Indiana Jones and the Last Crusade appears in an aspect ratio of approximately 2.35:1 on this Blu-ray Disc. I felt pleased with this Dolby Vision presentation.
Sharpness usually looked excellent. The only notable exception came from a brief but odd blurriness that affected parts of the frame during a scene with Indy, Sallah and Henry in a car late in the second act.
This was evident on earlier versions as well and seems to be part of the source photography. Otherwise, the picture appeared nicely detailed and crisp.
Jagged edges and moiré effects remained absent, and I saw no edge haloes. Grain felt fairly natural, and I noticed no signs of any defects in this clean and distinctive image.
Colors looked solid. The movie didn’t present the world’s broadest palette, but it included a good enough range of hues that consistently came across as tight and vibrant. The disc’s HDR added heft and dimensionality to the warm, rich hues.
Black levels seemed deep and dense, and low-light shots demonstrated fine clarity and never became too thick. HDR contributed oomph and power to whites and contrast. I felt wholly happy with this appealing image.
Downconverted to Dolby TrueHD 7.1, the Dolby Atmos soundtrack of Indiana Jones and the Last Crusade excelled as the mix offered a broad and engaging experience. Music showed nice delineation and spread, and the effects created a good sense of atmosphere.
A lot of directional dialogue appeared throughout the film, and those pieces popped up in a natural way. Effects seemed appropriately placed and blended together smoothly. Those elements moved cleanly across the channels to demonstrate a fine feeling of place.
Whereas both of the first two flicks offered occasional instances of split surround material, Crusade upped the ante in that regard. It didn’t seem to present more active rear speakers than the others - Raiders contributed an awful lot of audio from that realm – but the elements were more naturally blended due to the stereo nature of the surrounds.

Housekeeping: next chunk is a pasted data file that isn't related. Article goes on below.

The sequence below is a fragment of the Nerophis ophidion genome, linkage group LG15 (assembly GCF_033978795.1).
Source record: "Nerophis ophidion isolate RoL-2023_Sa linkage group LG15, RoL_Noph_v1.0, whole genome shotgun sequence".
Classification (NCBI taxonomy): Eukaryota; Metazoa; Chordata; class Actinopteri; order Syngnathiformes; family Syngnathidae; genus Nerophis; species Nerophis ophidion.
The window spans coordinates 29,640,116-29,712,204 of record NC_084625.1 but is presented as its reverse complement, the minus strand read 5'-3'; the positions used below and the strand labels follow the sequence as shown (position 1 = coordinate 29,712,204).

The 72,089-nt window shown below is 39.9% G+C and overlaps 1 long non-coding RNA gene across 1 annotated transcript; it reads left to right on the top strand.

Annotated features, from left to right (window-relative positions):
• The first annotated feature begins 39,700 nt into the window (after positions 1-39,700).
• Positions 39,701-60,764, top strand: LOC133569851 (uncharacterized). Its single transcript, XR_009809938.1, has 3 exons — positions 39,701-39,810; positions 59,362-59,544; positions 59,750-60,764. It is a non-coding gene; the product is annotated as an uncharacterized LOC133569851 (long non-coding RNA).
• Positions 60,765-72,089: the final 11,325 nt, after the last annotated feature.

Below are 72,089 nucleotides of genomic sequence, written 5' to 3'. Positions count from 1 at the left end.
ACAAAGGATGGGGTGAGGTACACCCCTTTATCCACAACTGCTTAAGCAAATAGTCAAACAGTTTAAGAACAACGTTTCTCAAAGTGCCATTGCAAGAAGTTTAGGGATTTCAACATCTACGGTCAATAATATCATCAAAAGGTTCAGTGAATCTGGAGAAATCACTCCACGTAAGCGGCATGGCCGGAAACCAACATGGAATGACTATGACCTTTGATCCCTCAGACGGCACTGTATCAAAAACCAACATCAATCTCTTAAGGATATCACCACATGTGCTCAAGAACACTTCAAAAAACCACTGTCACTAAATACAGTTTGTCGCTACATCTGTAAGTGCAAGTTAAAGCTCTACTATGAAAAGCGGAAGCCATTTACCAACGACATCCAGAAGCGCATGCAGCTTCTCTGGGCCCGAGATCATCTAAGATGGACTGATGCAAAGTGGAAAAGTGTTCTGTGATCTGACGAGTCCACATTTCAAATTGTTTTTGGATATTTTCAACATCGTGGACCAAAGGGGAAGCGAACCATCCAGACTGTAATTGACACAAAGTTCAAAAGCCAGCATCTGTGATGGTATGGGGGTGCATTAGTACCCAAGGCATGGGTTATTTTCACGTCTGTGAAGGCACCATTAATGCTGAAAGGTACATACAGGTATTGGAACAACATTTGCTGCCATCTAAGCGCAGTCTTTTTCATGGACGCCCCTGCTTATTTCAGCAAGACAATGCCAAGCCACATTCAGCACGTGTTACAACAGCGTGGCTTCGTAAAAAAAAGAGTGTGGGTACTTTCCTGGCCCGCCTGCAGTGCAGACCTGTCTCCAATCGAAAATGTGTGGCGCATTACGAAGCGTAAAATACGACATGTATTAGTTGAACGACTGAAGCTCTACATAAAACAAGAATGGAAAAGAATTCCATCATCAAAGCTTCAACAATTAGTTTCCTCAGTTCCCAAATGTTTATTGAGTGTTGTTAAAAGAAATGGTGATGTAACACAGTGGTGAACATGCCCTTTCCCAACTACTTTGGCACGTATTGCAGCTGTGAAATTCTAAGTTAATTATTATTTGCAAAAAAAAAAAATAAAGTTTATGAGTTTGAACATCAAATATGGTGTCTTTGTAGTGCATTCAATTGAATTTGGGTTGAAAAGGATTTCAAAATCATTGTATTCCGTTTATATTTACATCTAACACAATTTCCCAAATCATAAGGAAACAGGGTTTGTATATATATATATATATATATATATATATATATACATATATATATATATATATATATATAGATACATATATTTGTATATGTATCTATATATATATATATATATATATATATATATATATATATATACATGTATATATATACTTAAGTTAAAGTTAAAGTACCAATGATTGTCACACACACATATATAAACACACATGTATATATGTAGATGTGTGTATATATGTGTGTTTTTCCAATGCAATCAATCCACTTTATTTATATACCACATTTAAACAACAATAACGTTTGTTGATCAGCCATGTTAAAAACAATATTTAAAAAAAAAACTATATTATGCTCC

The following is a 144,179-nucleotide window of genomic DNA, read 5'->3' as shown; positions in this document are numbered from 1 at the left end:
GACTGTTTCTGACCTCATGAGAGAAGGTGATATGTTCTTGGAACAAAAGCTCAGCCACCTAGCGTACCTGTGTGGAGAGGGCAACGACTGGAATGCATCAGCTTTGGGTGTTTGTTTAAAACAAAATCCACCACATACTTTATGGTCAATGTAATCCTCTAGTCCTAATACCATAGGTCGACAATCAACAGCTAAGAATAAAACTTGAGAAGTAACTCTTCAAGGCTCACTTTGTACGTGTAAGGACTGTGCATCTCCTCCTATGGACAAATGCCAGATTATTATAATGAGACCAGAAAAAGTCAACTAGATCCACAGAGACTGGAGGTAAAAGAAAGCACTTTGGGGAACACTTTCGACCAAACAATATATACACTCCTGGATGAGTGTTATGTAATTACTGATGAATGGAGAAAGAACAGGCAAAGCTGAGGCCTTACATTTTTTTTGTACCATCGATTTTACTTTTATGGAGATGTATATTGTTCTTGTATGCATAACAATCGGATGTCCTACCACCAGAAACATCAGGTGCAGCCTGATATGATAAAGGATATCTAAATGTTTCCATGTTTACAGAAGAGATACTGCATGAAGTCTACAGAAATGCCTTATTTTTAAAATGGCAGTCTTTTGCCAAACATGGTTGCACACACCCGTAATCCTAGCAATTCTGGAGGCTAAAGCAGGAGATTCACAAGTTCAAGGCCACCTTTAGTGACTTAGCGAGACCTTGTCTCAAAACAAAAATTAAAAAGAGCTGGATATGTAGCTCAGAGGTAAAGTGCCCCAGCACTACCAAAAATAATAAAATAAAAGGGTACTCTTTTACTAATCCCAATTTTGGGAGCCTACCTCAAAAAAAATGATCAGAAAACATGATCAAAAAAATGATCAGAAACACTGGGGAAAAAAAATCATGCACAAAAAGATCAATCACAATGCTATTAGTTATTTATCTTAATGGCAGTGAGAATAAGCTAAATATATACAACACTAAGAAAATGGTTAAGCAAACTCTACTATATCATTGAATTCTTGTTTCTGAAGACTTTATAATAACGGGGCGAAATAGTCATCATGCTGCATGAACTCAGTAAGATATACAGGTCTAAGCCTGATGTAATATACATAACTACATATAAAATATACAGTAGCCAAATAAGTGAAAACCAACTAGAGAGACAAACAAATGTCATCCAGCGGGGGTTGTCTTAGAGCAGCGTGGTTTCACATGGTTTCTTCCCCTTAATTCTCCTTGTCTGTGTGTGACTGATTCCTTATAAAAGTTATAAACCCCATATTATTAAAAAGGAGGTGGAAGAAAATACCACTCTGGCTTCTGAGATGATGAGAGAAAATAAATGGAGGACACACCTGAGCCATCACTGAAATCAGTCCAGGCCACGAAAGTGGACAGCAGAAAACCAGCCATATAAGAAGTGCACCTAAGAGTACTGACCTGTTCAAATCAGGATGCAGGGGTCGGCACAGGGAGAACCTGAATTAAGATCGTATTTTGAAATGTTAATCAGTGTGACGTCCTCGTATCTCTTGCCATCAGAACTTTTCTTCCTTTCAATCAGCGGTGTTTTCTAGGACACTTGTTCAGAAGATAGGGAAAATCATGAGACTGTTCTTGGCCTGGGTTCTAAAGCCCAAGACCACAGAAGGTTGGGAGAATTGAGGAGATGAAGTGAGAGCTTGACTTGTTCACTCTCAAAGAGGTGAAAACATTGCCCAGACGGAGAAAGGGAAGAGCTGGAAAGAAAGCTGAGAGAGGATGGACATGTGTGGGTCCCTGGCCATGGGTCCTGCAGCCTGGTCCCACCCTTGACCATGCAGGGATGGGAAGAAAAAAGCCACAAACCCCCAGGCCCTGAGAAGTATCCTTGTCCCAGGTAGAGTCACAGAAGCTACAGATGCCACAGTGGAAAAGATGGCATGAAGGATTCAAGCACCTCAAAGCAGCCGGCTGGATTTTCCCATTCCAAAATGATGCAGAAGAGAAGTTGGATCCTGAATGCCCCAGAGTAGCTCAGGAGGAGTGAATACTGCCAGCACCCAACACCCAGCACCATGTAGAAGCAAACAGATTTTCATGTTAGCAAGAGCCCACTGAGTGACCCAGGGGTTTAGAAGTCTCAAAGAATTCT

These helped bring the back speakers into the flick in a more involving way, and they added a lot to the movie, especially during its many action sequences.
Audio quality appeared fine and never showed its age. Speech was distinct and concise, and I noticed no issues connected to intelligibility or edginess.
Music remained vibrant and dynamic, as the disc once again displayed John Williams’ score with vivacity and solid clarity. Effects were as clean and rich as ever, and they never suffered from any signs of distortion or other problems.
Bass response was deep and firm and brought good punch to the package. The audio of Crusade wasn’t just good for its age. This was an excellent soundtrack that almost never felt like something made 32 years ago.
How did this 4K UHD compare with the Blu-ray from 2012? Audio appears a little more engaging and engulfing.
The Dolby Vision visuals offered superior accuracy, smoothness, colors and blacks. The 4K turned into an obvious step up in quality.
Because it comes as part of a five-disc/four-movie collection, almost no extras show up on the Last Crusade platter itself. We get a teaser and a trailer.
Note that I didn’t give this disc a grade for bonus materials because of its place in the “4-Movie Collection” package. When I review the “Bonus Features” platter, I’ll offer an overall supplements grade.
While Indiana Jones and the Last Crusade doesn’t live up to the heights of Raiders of the Lost Ark, it definitely tops Temple of Doom, and it finishes the 1980s trilogy well. The movie boasts wonderful interactions between its lead actors and seems quite entertaining and enjoyable. The 4K UHD delivers excellent picture and audio. I enjoy the flick and feel very happy with this release.
Note that as of June 2021, you can purchase Last Crusade 4K UHD solely as part of this “4-Movie Collection” set that also includes 1981’s Raiders of the Lost Ark, 1984’s Temple of Doom, 2008’s Kingdom of the Crystal Skull and a disc with bonus materials.
It seems likely Paramount will eventually release each of the 4K UHD films on its own, though. For reference, solo issues of the respective Blu-rays came out about 15 months after that boxed set, so a similar timetable seems logical.
To rate this film visit the DVD review of LAST CRUSADE